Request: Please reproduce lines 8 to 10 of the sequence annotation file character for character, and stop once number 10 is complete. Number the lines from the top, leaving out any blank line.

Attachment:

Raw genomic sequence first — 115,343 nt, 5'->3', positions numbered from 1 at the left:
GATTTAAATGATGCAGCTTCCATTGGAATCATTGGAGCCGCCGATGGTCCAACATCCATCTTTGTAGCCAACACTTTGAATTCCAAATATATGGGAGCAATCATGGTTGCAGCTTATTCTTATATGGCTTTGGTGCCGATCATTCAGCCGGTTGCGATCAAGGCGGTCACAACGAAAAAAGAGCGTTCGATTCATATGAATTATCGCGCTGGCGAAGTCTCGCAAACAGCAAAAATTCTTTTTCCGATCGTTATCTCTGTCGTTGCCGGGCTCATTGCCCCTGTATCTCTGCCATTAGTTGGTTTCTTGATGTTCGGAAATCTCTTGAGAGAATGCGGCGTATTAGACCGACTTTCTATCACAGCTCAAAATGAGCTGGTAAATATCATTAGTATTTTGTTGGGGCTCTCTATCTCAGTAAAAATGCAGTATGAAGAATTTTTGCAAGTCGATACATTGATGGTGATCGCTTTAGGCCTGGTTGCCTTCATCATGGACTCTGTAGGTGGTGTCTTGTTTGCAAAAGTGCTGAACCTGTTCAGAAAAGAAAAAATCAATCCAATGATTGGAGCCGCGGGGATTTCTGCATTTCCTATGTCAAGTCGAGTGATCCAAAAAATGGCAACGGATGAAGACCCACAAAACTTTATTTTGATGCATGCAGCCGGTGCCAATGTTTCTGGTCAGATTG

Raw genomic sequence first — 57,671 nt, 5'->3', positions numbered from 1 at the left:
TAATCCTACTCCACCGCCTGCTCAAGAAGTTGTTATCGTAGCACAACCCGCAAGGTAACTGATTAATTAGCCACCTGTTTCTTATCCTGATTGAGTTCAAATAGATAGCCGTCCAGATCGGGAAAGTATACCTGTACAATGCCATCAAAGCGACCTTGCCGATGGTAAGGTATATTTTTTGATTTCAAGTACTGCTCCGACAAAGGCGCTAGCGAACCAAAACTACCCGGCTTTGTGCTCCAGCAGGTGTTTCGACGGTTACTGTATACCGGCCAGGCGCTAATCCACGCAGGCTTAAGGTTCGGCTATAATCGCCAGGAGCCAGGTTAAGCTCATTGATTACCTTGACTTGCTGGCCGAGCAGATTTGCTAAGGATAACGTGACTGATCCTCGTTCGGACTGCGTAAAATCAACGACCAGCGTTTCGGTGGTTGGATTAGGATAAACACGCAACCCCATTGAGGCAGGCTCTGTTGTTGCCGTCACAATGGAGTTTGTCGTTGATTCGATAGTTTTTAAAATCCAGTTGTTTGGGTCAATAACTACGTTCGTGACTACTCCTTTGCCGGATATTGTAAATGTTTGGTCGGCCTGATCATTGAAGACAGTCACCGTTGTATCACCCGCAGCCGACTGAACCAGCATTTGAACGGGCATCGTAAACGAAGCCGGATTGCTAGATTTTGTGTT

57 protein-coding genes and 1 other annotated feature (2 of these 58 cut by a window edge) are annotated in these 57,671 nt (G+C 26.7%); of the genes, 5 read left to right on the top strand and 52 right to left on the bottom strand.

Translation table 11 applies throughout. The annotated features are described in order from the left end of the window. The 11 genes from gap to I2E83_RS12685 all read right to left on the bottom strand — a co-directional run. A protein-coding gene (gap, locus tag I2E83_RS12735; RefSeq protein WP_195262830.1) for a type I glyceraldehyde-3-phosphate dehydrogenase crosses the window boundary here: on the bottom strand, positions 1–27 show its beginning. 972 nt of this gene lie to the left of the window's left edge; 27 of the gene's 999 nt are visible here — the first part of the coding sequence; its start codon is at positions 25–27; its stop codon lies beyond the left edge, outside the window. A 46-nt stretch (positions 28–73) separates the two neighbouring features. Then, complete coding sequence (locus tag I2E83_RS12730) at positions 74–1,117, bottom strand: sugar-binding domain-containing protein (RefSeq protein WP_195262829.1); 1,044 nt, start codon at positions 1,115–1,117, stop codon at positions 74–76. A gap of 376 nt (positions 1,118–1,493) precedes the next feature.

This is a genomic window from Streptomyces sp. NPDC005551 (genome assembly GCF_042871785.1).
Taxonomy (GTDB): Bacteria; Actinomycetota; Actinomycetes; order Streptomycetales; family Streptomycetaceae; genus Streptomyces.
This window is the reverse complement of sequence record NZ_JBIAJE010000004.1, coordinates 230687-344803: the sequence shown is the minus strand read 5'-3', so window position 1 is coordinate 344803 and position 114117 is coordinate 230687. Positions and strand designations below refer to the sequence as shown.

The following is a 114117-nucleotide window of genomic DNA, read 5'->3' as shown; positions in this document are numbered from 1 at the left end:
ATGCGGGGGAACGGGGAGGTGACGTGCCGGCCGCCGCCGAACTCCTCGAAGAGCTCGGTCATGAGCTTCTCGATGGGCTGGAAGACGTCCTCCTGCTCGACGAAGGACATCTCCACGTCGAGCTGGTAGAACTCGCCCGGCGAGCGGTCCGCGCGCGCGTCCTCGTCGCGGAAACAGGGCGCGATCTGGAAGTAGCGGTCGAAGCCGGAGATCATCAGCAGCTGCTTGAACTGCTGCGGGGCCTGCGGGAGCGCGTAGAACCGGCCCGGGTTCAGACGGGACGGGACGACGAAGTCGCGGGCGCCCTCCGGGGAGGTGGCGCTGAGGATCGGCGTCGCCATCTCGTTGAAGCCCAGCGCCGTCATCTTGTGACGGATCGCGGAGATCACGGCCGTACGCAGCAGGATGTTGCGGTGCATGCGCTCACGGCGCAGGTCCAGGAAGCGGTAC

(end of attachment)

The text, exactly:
Taxonomy (GTDB): Bacteria; Actinomycetota; Actinomycetes; order Streptomycetales; family Streptomycetaceae; genus Streptomyces.
This window is the reverse complement of sequence record NZ_JBIAJE010000004.1, coordinates 230687-344803: the sequence shown is the minus strand read 5'-3', so window position 1 is coordinate 344803 and position 114117 is coordinate 230687. Positions and strand designations below refer to the sequence as shown.

The following is a 114117-nucleotide window of genomic DNA, read 5'->3' as shown; positions in this document are numbered from 1 at the left end: